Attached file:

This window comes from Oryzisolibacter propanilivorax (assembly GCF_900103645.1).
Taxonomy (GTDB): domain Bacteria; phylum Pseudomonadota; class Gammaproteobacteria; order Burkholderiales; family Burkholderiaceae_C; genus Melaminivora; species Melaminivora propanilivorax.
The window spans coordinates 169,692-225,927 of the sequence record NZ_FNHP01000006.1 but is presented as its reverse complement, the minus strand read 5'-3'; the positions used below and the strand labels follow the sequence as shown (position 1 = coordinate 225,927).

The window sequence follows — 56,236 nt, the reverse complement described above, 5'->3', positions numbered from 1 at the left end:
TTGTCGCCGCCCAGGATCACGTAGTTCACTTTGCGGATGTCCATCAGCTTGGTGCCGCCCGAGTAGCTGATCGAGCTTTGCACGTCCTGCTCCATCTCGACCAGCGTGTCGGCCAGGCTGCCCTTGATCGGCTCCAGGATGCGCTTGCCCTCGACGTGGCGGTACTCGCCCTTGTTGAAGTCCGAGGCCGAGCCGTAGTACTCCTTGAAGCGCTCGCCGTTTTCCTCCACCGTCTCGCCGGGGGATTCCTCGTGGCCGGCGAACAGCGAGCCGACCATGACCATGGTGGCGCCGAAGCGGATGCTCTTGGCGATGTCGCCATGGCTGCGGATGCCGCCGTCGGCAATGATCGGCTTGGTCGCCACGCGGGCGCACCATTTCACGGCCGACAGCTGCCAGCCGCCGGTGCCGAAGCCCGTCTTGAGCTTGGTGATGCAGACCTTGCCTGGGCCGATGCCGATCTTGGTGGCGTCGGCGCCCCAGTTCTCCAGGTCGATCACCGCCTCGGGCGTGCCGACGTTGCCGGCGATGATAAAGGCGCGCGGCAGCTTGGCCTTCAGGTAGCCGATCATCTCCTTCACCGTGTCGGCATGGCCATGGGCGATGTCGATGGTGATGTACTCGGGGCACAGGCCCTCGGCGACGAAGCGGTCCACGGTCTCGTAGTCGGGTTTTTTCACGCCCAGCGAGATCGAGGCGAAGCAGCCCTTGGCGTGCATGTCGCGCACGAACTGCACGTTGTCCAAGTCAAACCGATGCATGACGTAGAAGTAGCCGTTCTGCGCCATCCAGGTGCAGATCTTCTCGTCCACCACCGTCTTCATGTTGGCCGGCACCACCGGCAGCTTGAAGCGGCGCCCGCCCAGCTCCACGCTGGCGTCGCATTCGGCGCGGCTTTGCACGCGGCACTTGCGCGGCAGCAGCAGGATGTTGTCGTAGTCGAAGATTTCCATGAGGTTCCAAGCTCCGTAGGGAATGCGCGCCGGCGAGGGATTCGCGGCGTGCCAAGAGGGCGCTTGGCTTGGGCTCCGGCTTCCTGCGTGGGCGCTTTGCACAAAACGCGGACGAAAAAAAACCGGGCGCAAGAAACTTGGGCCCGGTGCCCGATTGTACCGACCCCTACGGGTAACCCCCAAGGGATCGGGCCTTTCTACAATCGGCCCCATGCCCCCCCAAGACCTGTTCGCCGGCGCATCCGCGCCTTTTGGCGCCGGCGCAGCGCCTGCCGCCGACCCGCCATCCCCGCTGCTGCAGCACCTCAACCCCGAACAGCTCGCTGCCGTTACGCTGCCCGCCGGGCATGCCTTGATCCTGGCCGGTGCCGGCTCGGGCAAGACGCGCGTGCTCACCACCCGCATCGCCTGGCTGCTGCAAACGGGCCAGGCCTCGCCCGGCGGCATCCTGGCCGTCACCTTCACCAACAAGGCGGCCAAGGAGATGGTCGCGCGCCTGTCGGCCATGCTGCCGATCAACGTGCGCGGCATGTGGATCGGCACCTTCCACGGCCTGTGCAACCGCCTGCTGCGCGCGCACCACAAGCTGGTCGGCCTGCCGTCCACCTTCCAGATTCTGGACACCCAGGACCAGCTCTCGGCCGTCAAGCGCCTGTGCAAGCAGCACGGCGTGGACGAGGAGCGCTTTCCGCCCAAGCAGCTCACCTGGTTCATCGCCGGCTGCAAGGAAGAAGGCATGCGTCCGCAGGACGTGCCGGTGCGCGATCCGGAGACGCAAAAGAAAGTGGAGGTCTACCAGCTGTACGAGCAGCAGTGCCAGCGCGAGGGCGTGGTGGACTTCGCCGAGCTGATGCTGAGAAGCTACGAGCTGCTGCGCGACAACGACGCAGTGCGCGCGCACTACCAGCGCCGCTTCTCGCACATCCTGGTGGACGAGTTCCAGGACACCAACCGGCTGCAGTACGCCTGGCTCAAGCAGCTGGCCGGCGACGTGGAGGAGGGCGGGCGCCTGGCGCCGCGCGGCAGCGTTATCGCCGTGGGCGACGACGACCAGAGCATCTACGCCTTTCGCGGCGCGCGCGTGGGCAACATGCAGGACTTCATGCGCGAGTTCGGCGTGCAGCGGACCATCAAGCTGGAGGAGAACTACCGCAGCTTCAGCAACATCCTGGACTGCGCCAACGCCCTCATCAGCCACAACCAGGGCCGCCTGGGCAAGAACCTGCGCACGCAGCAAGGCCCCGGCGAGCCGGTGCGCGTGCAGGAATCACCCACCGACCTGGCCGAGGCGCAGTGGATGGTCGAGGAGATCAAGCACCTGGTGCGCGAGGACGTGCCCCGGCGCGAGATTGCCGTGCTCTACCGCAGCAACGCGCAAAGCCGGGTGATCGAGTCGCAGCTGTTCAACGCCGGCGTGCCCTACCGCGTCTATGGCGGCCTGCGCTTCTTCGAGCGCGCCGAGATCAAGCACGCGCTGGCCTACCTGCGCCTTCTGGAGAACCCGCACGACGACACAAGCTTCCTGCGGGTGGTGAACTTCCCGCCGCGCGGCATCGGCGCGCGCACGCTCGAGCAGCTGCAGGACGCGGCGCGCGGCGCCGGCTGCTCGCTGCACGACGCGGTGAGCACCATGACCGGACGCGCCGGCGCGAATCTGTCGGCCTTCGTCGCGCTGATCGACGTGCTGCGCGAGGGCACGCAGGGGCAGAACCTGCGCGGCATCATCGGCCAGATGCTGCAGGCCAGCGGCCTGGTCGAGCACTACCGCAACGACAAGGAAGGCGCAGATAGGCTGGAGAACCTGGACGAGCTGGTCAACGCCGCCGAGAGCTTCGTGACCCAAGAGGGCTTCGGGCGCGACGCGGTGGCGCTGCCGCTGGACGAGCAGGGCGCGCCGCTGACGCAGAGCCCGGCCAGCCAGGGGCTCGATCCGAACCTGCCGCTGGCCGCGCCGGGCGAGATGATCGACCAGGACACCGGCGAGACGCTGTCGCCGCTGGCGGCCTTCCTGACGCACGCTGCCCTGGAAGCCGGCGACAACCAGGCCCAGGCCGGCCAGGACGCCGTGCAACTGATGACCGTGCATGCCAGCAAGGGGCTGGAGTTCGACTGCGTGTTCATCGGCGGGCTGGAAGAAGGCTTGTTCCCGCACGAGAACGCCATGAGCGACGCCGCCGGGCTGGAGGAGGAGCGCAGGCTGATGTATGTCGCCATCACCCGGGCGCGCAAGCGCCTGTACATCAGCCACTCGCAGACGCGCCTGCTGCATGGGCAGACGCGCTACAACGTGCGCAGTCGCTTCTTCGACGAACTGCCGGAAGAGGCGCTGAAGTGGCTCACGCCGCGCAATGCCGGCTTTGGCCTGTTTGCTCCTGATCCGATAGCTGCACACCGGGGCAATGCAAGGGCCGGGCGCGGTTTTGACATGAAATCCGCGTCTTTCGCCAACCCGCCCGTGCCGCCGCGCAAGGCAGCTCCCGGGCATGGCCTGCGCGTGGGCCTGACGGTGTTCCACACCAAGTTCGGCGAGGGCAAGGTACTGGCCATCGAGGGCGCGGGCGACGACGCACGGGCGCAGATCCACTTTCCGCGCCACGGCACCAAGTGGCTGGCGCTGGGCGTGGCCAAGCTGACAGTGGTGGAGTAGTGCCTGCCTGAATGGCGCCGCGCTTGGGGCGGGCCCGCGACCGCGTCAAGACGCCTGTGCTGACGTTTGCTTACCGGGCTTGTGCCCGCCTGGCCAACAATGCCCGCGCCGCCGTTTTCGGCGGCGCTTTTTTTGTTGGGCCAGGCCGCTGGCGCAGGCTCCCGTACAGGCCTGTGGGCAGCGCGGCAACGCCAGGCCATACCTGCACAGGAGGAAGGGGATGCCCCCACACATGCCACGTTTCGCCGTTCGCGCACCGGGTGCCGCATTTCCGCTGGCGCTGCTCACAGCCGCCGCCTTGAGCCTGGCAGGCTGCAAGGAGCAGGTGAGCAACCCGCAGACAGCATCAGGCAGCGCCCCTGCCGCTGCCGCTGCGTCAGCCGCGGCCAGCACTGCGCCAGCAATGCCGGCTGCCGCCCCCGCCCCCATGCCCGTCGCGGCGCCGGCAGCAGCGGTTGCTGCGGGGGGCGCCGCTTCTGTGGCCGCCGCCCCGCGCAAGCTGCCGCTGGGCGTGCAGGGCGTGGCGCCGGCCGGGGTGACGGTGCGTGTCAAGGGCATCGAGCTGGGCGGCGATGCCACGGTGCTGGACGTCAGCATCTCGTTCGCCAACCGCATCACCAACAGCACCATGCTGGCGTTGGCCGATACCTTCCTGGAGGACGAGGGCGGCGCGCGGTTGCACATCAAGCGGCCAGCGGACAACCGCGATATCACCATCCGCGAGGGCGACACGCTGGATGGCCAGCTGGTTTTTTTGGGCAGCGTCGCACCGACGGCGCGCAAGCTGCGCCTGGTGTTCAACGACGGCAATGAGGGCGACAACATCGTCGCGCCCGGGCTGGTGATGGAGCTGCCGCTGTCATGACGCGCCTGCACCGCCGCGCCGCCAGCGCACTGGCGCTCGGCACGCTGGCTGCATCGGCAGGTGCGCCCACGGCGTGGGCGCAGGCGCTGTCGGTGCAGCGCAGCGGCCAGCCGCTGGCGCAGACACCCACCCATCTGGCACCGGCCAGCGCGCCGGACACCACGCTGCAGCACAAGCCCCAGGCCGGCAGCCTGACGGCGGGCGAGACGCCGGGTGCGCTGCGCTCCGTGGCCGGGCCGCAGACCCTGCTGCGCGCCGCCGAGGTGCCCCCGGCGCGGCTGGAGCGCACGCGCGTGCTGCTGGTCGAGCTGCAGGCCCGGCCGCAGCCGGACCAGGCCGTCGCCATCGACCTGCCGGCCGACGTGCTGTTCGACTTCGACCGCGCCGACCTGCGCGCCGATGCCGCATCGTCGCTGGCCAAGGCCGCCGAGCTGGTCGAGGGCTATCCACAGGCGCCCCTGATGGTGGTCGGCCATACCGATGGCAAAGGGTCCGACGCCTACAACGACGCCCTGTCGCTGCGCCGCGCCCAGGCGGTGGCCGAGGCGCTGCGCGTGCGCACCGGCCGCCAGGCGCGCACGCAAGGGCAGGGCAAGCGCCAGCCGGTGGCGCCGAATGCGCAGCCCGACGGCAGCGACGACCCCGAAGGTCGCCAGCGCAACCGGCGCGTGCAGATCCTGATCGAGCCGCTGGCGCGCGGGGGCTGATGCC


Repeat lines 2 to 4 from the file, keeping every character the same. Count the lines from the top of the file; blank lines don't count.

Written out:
Taxonomy (GTDB): domain Bacteria; phylum Pseudomonadota; class Gammaproteobacteria; order Burkholderiales; family Burkholderiaceae_C; genus Melaminivora; species Melaminivora propanilivorax.
The window spans coordinates 169,692-225,927 of the sequence record NZ_FNHP01000006.1 but is presented as its reverse complement, the minus strand read 5'-3'; the positions used below and the strand labels follow the sequence as shown (position 1 = coordinate 225,927).

The window sequence follows — 56,236 nt, the reverse complement described above, 5'->3', positions numbered from 1 at the left end: